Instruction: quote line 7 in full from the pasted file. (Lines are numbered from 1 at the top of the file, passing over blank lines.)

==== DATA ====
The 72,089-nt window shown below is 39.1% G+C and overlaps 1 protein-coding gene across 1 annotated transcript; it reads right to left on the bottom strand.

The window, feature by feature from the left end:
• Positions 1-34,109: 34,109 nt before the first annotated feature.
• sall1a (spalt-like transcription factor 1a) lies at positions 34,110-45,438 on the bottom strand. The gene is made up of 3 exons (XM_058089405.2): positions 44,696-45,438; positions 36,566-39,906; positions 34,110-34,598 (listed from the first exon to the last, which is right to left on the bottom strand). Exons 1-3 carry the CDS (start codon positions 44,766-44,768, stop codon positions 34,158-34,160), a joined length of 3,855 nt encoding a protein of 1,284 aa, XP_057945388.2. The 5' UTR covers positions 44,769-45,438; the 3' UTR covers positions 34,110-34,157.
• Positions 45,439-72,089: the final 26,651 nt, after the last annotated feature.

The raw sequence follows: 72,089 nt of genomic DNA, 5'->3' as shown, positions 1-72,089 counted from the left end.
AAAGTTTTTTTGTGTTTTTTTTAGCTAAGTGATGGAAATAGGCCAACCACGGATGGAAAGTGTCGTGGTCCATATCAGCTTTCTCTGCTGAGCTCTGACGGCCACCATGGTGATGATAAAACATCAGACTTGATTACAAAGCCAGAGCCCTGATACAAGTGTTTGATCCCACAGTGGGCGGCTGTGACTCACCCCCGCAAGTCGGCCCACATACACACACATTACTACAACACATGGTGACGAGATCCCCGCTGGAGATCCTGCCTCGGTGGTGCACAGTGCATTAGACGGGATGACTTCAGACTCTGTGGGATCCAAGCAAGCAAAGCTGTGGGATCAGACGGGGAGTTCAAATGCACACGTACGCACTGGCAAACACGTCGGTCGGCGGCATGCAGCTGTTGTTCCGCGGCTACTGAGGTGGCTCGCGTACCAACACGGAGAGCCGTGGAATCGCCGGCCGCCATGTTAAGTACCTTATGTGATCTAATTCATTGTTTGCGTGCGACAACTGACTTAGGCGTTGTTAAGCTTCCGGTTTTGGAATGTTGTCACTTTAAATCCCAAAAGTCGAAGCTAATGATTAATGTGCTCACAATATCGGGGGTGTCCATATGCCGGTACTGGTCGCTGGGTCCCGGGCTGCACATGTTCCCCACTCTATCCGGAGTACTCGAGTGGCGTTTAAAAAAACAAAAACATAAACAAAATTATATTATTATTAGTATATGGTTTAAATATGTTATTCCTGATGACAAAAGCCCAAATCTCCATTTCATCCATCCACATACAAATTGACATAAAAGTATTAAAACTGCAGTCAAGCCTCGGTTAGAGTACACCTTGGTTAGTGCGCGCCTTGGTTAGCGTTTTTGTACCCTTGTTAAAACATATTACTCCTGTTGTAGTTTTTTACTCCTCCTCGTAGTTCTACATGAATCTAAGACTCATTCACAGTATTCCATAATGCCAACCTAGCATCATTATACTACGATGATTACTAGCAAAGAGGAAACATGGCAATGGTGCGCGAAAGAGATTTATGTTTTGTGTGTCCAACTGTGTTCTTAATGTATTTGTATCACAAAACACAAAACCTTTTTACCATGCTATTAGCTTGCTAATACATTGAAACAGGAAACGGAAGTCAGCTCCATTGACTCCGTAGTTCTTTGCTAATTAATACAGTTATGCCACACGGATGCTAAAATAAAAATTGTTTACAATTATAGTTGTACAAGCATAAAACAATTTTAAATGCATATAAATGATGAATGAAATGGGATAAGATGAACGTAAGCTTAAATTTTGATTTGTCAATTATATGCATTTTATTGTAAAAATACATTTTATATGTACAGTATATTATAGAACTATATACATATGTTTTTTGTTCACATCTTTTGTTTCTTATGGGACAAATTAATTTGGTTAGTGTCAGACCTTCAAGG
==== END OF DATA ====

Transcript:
AAAGTTTTTTTGTGTTTTTTTTAGCTAAGTGATGGAAATAGGCCAACCACGGATGGAAAGTGTCGTGGTCCATATCAGCTTTCTCTGCTGAGCTCTGACGGCCACCATGGTGATGATAAAACATCAGACTTGATTACAAAGCCAGAGCCCTGATACAAGTGTTTGATCCCACAGTGGGCGGCTGTGACTCACCCCCGCAAGTCGGCCCACATACACACACATTACTACAACACATGGTGACGAGATCCCCGCTGGAGATCCTGCCTCGGTGGTGCACAGTGCATTAGACGGGATGACTTCAGACTCTGTGGGATCCAAGCAAGCAAAGCTGTGGGATCAGACGGGGAGTTCAAATGCACACGTACGCACTGGCAAACACGTCGGTCGGCGGCATGCAGCTGTTGTTCCGCGGCTACTGAGGTGGCTCGCGTACCAACACGGAGAGCCGTGGAATCGCCGGCCGCCATGTTAAGTACCTTATGTGATCTAATTCATTGTTTGCGTGCGACAACTGACTTAGGCGTTGTTAAGCTTCCGGTTTTGGAATGTTGTCACTTTAAATCCCAAAAGTCGAAGCTAATGATTAATGTGCTCACAATATCGGGGGTGTCCATATGCCGGTACTGGTCGCTGGGTCCCGGGCTGCACATGTTCCCCACTCTATCCGGAGTACTCGAGTGGCGTTTAAAAAAACAAAAACATAAACAAAATTATATTATTATTAGTATATGGTTTAAATATGTTATTCCTGATGACAAAAGCCCAAATCTCCATTTCATCCATCCACATACAAATTGACATAAAAGTATTAAAACTGCAGTCAAGCCTCGGTTAGAGTACACCTTGGTTAGTGCGCGCCTTGGTTAGCGTTTTTGTACCCTTGTTAAAACATATTACTCCTGTTGTAGTTTTTTACTCCTCCTCGTAGTTCTACATGAATCTAAGACTCATTCACAGTATTCCATAATGCCAACCTAGCATCATTATACTACGATGATTACTAGCAAAGAGGAAACATGGCAATGGTGCGCGAAAGAGATTTATGTTTTGTGTGTCCAACTGTGTTCTTAATGTATTTGTATCACAAAACACAAAACCTTTTTACCATGCTATTAGCTTGCTAATACATTGAAACAGGAAACGGAAGTCAGCTCCATTGACTCCGTAGTTCTTTGCTAATTAATACAGTTATGCCACACGGATGCTAAAATAAAAATTGTTTACAATTATAGTTGTACAAGCATAAAACAATTTTAAATGCATATAAATGATGAATGAAATGGGATAAGATGAACGTAAGCTTAAATTTTGATTTGTCAATTATATGCATTTTATTGTAAAAATACATTTTATATGTACAGTATATTATAGAACTATATACATATGTTTTTTGTTCACATCTTTTGTTTCTTATGGGACAAATTAATTTGGTTAGTGTCAGACCTTCAAGG